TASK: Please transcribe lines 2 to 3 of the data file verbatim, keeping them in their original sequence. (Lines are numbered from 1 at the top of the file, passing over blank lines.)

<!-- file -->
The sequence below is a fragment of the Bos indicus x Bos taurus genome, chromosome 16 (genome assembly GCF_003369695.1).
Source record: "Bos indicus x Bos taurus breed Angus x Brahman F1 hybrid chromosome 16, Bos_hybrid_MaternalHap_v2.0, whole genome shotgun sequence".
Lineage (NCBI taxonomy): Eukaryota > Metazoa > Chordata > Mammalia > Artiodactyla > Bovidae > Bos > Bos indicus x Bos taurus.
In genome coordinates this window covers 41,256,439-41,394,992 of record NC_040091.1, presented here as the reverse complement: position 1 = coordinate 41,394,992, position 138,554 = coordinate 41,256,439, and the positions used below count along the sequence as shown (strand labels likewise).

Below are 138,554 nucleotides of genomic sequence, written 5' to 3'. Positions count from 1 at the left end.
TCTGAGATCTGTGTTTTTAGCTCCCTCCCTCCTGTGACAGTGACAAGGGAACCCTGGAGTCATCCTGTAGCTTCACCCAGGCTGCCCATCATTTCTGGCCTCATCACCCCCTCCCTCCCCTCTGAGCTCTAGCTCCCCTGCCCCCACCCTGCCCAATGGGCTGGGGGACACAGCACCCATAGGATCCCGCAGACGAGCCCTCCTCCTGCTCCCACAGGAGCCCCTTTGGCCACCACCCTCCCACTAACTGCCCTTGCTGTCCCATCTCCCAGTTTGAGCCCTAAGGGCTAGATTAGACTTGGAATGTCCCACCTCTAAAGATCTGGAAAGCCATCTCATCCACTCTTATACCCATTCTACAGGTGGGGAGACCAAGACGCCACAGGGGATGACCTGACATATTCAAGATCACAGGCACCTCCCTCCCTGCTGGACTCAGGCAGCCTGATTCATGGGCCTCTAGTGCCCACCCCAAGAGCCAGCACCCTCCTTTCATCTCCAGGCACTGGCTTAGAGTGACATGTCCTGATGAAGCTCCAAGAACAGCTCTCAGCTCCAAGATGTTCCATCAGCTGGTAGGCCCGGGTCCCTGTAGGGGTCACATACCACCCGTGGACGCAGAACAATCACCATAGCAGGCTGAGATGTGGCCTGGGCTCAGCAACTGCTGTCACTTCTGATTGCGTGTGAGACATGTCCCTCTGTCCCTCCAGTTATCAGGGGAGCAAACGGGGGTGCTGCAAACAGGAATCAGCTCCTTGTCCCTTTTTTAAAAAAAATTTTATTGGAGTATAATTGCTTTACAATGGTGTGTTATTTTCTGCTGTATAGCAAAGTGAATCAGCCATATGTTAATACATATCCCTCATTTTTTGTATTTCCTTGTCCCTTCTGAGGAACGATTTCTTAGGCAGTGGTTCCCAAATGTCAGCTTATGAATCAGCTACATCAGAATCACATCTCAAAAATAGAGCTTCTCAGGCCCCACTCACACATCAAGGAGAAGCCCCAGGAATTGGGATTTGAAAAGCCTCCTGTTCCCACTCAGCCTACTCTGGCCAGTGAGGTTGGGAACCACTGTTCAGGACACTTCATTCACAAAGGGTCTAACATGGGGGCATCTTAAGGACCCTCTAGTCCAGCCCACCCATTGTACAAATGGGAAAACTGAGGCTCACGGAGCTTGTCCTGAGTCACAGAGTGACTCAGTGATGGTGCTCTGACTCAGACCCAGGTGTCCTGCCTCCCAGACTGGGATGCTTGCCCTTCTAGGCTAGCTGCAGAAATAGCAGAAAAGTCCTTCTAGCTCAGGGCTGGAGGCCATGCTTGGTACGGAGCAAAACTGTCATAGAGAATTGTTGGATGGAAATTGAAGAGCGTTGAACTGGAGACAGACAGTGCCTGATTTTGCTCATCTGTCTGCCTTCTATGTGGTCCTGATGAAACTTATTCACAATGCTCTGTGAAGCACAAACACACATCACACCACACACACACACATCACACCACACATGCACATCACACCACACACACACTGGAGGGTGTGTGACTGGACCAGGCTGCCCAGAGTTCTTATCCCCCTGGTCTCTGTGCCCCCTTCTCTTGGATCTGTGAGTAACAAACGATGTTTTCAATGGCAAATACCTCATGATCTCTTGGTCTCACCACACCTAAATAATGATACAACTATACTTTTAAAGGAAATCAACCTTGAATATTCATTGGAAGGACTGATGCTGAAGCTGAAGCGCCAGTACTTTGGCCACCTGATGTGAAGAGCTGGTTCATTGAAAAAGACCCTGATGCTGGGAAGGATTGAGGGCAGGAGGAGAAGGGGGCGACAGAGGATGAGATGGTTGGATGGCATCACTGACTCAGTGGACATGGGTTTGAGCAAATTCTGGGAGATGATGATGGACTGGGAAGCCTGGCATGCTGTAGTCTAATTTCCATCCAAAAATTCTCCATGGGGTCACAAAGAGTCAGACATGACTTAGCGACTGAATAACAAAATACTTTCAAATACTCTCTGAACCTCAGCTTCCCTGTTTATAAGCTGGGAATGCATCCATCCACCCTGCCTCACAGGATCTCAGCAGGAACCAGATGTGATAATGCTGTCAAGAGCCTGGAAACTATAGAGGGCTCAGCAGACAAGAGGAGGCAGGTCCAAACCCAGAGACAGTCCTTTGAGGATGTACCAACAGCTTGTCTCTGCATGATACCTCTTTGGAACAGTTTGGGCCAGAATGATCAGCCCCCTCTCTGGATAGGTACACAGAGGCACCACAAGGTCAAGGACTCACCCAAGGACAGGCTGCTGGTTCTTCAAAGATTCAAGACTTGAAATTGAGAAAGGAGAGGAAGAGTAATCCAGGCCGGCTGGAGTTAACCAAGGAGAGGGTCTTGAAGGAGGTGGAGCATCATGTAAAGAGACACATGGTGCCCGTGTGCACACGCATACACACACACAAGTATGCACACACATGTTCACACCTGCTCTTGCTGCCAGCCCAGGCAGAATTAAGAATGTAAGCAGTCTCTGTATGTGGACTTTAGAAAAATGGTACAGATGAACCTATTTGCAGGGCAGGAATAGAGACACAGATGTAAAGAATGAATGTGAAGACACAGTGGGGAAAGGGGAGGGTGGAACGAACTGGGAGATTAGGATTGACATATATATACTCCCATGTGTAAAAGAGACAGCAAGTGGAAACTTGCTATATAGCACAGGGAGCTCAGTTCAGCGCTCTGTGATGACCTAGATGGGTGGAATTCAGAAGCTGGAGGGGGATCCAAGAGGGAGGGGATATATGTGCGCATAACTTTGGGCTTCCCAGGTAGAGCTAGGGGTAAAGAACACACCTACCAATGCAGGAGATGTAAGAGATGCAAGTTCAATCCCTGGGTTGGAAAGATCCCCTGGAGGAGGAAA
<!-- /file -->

Source record: "Bos indicus x Bos taurus breed Angus x Brahman F1 hybrid chromosome 16, Bos_hybrid_MaternalHap_v2.0, whole genome shotgun sequence".
Lineage (NCBI taxonomy): Eukaryota > Metazoa > Chordata > Mammalia > Artiodactyla > Bovidae > Bos > Bos indicus x Bos taurus.